Eugen Leitl wrote:
In future photonic networks (which will do relativistic cut-through
directly in a photonic crossbar without converting photons to electrons
and back) the fiber is not just a transport channel but also a photonic
(e.g. at 10 GBit/s Ethernet a short reach fiber already buffers
a standard 1500 MTU).
Wrong. 10Gbps is too slow for optical buffering.
At 1Tbps, you can use 100 times less lengthy fiber than at 10Gbps
to buffer packets.
A 1Tbps packet can be constructed by simultaneously encoding
100 wavelengths at 10Gbps.
Of course photonic gates are expensive, individual delays do add up
so even with slow light buffers
Don't try to make light slower. Slow light buffers have resonators,
which means they have very very very narrow bandwidth.
Instead, make communication speed faster, which shortens fiber
length of fiber delay line buffers.
or optical delay loops taken into consideration
current TCP/IP header layout has not been optimized for leading edge
containing most significant switching/routing information, or even
local-knowledge routing (with no global routes). It's too bad IPv6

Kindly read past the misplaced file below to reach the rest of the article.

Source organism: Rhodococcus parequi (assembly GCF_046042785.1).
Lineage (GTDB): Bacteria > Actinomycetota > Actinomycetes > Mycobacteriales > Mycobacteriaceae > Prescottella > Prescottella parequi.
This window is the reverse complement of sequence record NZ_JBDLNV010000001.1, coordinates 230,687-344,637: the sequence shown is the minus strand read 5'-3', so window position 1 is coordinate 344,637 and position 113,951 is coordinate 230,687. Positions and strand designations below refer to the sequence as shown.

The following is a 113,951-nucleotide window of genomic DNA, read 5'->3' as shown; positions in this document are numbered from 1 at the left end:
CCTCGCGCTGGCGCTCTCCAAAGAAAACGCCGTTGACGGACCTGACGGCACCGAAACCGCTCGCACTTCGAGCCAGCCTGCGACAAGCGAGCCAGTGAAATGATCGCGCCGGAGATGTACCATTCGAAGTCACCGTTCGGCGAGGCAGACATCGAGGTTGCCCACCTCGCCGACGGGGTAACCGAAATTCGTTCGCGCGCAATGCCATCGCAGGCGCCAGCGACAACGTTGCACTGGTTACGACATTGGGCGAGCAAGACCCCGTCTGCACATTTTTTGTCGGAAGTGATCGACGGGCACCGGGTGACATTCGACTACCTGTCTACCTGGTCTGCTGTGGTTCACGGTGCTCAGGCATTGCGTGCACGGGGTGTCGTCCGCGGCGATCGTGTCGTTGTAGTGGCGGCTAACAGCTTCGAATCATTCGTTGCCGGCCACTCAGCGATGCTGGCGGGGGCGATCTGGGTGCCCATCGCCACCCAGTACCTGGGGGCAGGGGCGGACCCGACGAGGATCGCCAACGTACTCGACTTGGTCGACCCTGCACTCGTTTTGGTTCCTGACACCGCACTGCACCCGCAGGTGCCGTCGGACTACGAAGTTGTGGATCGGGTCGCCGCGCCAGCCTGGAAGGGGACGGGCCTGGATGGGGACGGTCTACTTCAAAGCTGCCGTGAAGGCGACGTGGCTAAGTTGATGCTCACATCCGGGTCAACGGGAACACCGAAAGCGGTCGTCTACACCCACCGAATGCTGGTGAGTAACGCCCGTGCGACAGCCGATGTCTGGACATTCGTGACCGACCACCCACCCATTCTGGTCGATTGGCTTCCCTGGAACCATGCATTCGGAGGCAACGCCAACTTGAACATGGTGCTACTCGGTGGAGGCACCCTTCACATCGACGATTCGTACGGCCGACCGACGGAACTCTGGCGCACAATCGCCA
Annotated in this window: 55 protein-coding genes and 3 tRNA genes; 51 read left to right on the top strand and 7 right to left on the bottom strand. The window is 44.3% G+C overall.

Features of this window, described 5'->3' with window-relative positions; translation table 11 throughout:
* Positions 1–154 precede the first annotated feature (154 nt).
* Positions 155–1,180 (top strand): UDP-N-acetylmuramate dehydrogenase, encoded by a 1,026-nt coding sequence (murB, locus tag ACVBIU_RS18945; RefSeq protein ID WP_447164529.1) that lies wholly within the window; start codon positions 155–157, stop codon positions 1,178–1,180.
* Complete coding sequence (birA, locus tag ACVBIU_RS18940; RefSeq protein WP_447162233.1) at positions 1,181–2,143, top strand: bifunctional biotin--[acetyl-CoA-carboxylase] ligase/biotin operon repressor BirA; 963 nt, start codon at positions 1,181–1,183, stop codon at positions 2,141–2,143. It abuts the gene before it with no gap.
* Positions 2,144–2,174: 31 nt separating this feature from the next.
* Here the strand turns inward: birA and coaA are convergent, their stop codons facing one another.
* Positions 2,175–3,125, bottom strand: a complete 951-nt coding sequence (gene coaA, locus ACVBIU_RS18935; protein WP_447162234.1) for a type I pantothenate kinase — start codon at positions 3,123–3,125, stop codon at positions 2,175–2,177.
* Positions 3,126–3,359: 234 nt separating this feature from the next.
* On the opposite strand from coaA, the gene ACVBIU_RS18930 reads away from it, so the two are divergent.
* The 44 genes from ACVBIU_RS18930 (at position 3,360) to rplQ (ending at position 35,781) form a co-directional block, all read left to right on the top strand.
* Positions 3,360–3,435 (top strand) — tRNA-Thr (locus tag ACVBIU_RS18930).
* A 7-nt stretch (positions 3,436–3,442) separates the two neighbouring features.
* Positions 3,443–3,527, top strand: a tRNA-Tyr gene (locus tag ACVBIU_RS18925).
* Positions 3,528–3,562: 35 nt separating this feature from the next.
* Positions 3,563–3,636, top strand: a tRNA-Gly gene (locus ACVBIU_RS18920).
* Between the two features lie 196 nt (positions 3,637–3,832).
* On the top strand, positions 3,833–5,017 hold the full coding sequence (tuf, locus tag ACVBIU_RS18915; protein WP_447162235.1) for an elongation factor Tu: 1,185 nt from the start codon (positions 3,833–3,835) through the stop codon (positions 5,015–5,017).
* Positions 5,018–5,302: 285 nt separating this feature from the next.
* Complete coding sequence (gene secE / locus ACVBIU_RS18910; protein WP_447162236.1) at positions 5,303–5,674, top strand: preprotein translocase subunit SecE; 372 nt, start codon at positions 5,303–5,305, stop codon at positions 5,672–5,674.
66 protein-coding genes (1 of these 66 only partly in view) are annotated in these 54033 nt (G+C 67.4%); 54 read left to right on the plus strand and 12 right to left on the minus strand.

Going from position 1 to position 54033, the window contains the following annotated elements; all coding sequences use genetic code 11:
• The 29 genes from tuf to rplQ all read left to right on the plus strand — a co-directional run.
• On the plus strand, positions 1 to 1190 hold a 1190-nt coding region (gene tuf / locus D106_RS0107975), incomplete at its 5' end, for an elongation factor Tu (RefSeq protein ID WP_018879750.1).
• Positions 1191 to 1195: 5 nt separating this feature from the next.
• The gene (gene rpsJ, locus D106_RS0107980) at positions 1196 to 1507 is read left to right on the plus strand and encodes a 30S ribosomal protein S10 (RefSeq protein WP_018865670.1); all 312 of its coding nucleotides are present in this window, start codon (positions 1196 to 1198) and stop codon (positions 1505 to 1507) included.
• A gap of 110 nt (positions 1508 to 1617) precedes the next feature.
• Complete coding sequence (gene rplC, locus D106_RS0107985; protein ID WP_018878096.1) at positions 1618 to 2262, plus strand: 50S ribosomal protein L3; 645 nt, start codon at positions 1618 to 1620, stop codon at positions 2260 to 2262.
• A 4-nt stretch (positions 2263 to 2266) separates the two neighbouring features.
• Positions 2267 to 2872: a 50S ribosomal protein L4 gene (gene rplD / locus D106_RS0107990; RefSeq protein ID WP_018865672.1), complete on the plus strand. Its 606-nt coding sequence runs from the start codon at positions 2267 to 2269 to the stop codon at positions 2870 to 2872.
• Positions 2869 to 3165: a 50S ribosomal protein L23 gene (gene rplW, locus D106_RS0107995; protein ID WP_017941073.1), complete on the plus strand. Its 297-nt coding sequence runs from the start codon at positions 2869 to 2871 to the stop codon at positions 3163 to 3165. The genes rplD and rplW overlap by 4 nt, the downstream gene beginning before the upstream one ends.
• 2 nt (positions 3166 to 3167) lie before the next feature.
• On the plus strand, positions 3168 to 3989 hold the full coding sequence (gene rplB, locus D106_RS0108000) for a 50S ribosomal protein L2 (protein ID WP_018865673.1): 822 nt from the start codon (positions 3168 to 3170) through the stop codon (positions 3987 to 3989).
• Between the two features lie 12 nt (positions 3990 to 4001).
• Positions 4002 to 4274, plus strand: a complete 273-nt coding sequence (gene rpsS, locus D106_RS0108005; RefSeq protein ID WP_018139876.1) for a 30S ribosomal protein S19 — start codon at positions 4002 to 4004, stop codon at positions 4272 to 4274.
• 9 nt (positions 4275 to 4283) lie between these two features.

was not radical enough, so today's legacy protocols have to be tunneled
through the networks of the future.
Considering that, in practice, packet headers must be processed
electrically, IPv4 at the photonic backbone is just fine, if most
routing table entries are aggregated at /24 or better, which is
the current practice. You only have to read a 16M entry SRAM.
A problem of IPv6 with 128bit addresses is that route look up
can not be performed within a constant time of a few nano
seconds, which means packets have overrun fiber delay lines.
I presume this future is some 20-30 years away still.
Not so much. Moore's law requires much rapid bandwidth
My slides presented at IEEE photonics society 2009 summer topical
might be interesting for you.